Two recent government reports -- one of them still secret -- make clear the gravity of our energy situation, and point up the urgency of the search for alternative sources of energy. The reports show that America's domestic petroleum reserves, once thought to be virtually limitless, are in fact dwindling rapidly.

The reports -- one prepared by the General Accounting Office, the other by the Library of Congress -- dramatically demonstrate the need for early and effective programs to develop gasohol, coal, solar heat, wood and bio-mass energy as eventual replacements for petroleum-based fuels and products.

Just as clear is the need to keep the oil companies out of these programs. Big Oil has always placed corporate profits above the national interest. If the oil monopolists are allowed to take control of the alternate-fuel programs, the result is predictable: they'll make sure the competitive fuels don't reach the market before they've drained their oil reserves for top dollar. Then they'll be in a position to gouge consumers in the same manner with the new fuels.

The only way to prevent the nation's continued slavery to the big oil companies is to design the alternate-fuel development programs so that innovation and individual enterprise are rewarded, encouraging real competition among independent entrepreneurs, instead of rigged production by corporate giants.

The GAO report predicts that U.S. production of oil and natural gas, already declining in recent years, will continue to skid through the 1980s. Unless steps are taken to squeeze more oil from Alaska's North Slope and from so-called "heavy oil" deposits deep in the earth, U.S. production will decline to little more than half the 1978 output, the GAO study warns.

The heavy oil reserves are estimated at 125 billion barrels, according to the Library of Congress report prepared for Sen. Max Baucus (D-Mont.). But there are problems getting the deeply buried oil up to the earth's surface. For one thing, though the technology is currently available, it is expensive.

Even more serious may be the side effects of the extraction of heavy oil. The techniques for forcing the oil up include the use of chemicals and steam or hot water injection, and the combustion necessary for those methods may cause unacceptable levels of air pollution.

As the still-secret Library of Congress notes, "in California, where most domestic heavy oil is produced, air quality standards are, at present, constraining increased heavy oil production."

As for the Alaskan oil field, the government reports warn that current production in southern Alaska will probably fall to insignificant levels within the next decade. The yield from the North Slope wells around Prudhoe Bay should reach 1.5 million barrels a day in the next couple of years, but output will drop by 1985 and level off to a mere 200,000 barrels a day by the end of the century.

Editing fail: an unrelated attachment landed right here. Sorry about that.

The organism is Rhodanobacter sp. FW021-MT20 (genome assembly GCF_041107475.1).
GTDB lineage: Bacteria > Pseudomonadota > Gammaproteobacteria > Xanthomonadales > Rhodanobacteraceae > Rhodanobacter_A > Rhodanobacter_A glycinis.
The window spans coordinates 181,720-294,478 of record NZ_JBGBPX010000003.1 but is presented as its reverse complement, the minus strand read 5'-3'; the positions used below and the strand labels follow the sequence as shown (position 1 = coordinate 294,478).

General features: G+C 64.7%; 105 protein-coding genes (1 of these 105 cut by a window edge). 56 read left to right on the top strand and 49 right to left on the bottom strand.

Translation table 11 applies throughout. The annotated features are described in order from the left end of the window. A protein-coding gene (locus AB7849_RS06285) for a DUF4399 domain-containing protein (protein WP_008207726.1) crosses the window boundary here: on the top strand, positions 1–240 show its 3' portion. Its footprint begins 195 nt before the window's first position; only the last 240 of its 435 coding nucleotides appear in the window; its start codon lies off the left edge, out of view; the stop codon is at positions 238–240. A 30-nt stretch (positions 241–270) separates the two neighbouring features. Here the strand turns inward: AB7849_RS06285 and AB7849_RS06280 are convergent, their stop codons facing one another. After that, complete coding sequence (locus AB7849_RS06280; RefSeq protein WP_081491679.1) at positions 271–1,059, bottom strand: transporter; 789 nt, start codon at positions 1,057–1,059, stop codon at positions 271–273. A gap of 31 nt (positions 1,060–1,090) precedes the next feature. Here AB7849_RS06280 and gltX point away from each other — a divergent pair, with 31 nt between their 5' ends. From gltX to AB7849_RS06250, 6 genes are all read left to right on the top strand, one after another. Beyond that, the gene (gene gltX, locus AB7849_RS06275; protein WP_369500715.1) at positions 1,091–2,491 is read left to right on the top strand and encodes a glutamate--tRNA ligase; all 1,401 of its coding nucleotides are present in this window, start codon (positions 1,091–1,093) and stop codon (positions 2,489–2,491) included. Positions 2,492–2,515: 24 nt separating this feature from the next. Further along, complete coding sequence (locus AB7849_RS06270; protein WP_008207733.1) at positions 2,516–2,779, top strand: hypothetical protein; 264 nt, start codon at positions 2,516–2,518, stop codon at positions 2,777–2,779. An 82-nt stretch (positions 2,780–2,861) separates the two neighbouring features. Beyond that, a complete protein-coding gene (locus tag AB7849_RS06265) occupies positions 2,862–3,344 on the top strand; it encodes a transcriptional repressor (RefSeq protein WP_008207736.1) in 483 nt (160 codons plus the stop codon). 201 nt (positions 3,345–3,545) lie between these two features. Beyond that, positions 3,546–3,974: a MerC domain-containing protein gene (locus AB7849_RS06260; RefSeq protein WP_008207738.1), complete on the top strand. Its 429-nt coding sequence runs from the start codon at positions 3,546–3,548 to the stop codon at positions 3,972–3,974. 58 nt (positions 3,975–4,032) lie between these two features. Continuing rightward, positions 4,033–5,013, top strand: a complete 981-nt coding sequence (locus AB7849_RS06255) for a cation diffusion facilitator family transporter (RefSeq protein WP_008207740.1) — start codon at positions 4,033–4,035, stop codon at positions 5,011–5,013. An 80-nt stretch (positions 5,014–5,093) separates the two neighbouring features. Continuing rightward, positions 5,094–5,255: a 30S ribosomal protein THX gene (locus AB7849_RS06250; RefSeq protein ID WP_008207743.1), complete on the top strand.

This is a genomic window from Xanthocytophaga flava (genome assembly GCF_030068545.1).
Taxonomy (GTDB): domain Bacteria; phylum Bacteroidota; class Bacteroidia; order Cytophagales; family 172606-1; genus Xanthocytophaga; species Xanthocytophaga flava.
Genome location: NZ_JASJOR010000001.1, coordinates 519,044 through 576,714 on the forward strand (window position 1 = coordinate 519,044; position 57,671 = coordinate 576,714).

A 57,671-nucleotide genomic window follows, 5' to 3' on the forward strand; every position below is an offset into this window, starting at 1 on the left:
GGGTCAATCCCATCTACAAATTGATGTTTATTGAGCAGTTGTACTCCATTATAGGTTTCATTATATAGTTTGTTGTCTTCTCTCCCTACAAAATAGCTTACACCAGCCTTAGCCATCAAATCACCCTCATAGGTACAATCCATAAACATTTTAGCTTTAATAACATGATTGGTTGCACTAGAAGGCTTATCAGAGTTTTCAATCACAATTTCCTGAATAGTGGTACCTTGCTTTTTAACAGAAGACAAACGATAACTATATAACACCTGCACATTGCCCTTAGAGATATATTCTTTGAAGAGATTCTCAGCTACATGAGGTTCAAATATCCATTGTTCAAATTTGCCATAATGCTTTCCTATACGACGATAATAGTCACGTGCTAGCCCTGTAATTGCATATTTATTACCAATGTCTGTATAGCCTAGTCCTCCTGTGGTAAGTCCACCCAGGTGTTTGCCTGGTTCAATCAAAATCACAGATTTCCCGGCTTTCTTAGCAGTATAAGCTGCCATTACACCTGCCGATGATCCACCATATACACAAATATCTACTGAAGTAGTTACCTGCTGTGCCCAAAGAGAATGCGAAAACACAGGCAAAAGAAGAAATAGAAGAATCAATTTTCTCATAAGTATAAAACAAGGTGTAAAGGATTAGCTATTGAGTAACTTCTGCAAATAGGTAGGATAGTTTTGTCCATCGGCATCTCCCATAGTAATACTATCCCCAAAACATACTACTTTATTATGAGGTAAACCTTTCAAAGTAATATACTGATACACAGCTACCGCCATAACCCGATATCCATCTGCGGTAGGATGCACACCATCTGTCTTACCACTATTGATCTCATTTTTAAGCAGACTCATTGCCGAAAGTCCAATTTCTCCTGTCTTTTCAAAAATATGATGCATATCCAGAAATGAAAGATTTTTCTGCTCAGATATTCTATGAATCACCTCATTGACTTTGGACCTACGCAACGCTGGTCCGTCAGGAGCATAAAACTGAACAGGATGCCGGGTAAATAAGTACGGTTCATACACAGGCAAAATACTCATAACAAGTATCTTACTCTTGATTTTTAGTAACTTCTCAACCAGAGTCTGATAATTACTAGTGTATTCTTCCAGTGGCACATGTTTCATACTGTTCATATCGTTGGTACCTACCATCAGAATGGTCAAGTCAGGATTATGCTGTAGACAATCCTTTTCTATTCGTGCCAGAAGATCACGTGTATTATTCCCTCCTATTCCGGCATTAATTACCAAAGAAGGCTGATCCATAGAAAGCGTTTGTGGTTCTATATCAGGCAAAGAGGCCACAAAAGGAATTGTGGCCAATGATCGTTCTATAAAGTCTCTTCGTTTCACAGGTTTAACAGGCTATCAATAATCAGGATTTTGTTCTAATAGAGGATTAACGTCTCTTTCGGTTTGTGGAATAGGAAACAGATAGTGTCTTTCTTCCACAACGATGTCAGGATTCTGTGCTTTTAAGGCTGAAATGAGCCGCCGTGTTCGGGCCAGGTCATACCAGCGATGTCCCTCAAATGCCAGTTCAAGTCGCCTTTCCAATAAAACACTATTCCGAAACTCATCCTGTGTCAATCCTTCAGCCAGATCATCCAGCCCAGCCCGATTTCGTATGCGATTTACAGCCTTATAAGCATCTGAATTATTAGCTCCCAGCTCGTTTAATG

Here too, as in the extraction of heavy oil, energy needs are running head-on into environmental considerations. Current land-use laws have put some of the most promising Artic Ocean Areas off limits for oil exploration.

In the "lower 48" the outlook is even bleaker, the GAO study shows. Both onshore and offshore production is declining overall, while the amount of oil from new wells has "remained constant despite dramatic increase in drilling activity since 1973."

Onshore oil production has fallen 3 percent a year to about six million barrels a day in 1978. Offshore drilling is proving to be far from the bonanza it was once thought to be. Exploratory drilling off Southern California turned up one productive discovery in 12 tries. In the Atlantic, 16 drillings resulted in two discoveries of gas and oil and 14 dry holes. In the eastern Gulf of Mexico, the record was 18 dry holes.

Still another potential source of domestic oil is in the so-called tar sands, but the technology doesn't yet exist for recovering most of the oil. Although Canada is currently extracting 70,000 to 100,000 barrels of oil a day by surface-mining its tar sands, a U.s. U.S. Department Energy spokesman told my reporter Adam Pfeffer that only 10 percent to 20 percent of U.S. tar sands can be surface-mined. The cost would be anywhere from $17 to $25 a barrel -- a bargain by the ever-rising standards of foreign petroleum.

What the gloomy oil picture shows is the absolute necessity for Congress to stop talking and start taking some action to develop alternatives to petroleum. Without prompt and continuing encouragement of other sources of energy, Americans may well wind up looking back on the gas lines and $1-a-gallon prices of 1979 as the "good old days."